Nov 122014
 
Updated: May 16, 2015

This post describes the November 2014 program

This entry is part 3 of 10 in the series 2014-15 Program Chronicles

On November 19, 2014, Joshua Breault and Patty Gale present on how to create a user community to the New England chapter of the STC.

We produced PDFs and HTML Help for annual releases of our software, but did anyone read them? Who accessed the help? How did they get there? Did users have questions about our help? Suggestions? Examples to share?

With no way to answer these questions, we embarked on a journey to move our online help system to a wiki. Our goal: To engage our users, building a community where users can ask and answer questions, add their own content, and even (gasp!) edit existing help topics.

The result? For the first time ever, we engaged in daily conversations with our users, analyzed metrics to measure and monitor their usage of the help, and improved the quality of our help content using their direct input with fast turn-around times.

Learn how we moved our Technical Publications output from HTML Help to the exciting world of WikiHelp. Hear about the challenges we encountered along the way and what we learned from our users. See how we refined our approach over time, carrying forward the best parts of this experience.

This presentation will be especially valuable if your organization is considering a similar move to wiki-based help or another online platform that allows user engagement. If your organization is already doing this, please come and share what you have learned, so the group can benefit from our combined experiences.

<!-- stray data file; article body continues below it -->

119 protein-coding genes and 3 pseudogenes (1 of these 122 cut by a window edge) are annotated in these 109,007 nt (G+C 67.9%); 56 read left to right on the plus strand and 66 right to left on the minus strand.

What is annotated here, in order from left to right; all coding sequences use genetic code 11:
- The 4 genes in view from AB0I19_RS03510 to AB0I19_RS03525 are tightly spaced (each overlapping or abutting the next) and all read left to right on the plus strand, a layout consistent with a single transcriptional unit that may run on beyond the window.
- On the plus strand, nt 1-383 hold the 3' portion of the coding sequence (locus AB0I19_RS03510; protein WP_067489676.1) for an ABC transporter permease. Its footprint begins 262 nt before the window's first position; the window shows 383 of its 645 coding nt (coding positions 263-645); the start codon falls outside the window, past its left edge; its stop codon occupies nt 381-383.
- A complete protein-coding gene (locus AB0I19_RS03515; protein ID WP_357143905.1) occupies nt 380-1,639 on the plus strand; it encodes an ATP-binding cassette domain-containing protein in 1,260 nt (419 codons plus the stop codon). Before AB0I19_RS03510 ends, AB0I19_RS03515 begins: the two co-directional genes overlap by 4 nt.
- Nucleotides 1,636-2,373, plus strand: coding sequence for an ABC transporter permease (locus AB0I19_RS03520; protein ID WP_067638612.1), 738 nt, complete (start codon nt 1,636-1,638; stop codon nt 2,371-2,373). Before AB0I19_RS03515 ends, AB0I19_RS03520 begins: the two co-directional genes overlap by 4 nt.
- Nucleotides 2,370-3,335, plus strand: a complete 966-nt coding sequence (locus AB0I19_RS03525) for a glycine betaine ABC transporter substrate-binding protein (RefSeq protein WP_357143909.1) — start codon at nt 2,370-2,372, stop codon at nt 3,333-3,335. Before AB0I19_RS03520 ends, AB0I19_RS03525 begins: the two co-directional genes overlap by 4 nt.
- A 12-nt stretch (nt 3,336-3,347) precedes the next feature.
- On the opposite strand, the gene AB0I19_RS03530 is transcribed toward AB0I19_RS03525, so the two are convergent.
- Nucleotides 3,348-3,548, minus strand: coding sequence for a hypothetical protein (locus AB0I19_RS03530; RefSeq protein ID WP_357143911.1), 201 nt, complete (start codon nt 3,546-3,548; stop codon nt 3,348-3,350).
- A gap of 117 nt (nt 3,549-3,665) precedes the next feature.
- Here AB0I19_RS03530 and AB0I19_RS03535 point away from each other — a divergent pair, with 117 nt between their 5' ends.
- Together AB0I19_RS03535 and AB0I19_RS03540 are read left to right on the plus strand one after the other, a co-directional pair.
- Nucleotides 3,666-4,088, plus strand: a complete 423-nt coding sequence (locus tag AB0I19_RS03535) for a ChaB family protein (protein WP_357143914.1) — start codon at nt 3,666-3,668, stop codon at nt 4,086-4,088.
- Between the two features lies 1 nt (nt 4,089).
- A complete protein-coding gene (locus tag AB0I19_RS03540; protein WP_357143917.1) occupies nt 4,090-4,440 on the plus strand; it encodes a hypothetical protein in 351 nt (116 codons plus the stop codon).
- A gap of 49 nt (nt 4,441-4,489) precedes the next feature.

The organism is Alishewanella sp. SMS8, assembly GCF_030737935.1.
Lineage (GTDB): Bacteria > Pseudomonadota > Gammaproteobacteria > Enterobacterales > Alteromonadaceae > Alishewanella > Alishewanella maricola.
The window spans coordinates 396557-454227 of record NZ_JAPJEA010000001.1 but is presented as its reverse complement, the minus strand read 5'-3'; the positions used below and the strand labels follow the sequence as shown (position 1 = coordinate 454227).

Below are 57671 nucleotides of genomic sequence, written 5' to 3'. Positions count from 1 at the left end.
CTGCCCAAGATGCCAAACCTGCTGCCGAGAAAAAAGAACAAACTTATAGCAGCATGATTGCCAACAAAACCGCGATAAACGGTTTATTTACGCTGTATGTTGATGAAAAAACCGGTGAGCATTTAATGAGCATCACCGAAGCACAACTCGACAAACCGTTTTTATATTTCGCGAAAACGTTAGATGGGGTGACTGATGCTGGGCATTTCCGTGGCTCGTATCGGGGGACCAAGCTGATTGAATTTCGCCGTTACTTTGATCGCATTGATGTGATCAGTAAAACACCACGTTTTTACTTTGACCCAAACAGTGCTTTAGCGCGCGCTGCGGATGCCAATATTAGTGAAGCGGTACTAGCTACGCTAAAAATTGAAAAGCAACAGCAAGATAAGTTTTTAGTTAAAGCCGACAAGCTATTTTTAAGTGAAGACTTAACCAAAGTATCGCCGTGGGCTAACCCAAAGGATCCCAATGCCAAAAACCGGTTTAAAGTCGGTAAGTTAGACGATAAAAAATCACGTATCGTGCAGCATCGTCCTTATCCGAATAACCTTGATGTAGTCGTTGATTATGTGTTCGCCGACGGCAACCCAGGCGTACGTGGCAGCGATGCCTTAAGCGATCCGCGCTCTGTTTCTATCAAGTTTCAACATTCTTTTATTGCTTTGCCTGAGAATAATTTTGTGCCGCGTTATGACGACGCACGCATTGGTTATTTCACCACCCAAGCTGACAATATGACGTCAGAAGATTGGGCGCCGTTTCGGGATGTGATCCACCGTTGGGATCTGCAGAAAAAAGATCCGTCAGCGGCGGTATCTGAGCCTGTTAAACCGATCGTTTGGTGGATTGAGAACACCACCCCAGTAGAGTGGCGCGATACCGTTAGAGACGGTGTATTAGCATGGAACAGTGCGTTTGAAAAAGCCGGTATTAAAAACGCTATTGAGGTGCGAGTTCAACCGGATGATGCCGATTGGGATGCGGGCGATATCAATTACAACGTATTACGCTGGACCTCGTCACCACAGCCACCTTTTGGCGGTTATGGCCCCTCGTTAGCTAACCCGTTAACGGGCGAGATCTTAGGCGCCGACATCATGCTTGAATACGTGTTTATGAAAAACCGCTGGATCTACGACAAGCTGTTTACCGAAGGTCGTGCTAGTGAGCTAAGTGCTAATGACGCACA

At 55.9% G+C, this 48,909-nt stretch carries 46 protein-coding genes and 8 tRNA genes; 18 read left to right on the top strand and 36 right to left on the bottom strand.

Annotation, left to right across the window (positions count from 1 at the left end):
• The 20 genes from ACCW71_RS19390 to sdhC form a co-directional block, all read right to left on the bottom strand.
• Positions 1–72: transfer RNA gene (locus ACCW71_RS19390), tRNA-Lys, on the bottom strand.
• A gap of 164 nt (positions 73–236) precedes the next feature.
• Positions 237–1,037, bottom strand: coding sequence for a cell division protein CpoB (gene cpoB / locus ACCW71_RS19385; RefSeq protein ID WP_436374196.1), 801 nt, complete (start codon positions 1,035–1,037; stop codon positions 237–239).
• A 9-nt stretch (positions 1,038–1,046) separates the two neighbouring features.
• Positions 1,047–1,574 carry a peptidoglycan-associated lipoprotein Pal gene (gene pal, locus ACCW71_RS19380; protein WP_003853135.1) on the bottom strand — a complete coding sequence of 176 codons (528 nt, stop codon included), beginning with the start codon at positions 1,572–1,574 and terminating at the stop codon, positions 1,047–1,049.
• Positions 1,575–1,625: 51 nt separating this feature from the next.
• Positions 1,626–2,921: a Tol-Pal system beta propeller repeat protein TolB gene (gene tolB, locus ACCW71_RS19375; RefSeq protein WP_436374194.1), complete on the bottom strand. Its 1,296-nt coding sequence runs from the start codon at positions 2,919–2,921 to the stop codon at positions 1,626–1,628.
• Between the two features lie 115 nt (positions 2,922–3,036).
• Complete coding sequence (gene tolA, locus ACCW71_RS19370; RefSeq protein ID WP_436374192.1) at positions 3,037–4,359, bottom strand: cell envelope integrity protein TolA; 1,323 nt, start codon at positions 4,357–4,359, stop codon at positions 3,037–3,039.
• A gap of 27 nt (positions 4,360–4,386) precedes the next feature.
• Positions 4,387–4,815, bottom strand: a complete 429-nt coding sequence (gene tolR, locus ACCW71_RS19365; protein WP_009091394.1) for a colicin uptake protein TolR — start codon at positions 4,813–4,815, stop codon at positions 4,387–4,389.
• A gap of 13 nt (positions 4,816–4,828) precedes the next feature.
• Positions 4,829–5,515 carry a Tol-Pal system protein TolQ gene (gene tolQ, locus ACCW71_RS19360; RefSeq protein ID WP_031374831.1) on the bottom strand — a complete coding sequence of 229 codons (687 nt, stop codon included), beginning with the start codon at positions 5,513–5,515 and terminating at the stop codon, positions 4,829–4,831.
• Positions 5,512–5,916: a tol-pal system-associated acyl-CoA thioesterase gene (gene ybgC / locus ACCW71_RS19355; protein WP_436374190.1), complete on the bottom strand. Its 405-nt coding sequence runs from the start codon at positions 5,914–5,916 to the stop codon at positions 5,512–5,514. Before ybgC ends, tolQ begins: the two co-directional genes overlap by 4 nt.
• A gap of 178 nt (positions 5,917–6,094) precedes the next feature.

Joshua BreaultAbout Joshua Breault

As a content engineer/production specialist for a learning content team at Autodesk, Josh Breault creates state of the art end-user documentation deliverables for highly technical design software. He is involved with the entire documentation production process from initial project setup within the content management system (CMS) to the production and release of the final output. Areas of focus include: the production of single-sourced DITA XML-based technical end-user documentation for use in multiple online and offline formats; DITA; social/community learning and collaboration; and web analytics.
About Patty GalePatty Gale
As a learning content developer for a technical writing team at Autodesk, Patty Gale is involved in many aspects of the design, development, and production of learning content for 3D modeling software. As the information architect and content strategist for her team, she develops and maintains guidelines for the migration of help content from a book-based orientation to a DITA-compliant framework. A technical communicator for over 25 years, Patty has worked at businesses all sizes, from small start-ups to large corporations. Whether the sole writer or part of a larger team, Patty enjoys learning new technologies and determining the most effective way to share important information with users. She has received multiple awards from her employers and STC competitions, including an International Award of Distinguished Technical Communication. In a presentation at the STC Summit 2014, she described her team’s service-oriented approach to working in an Agile environment. Patty holds Bachelor’s degrees in Computer Science and Business Management.
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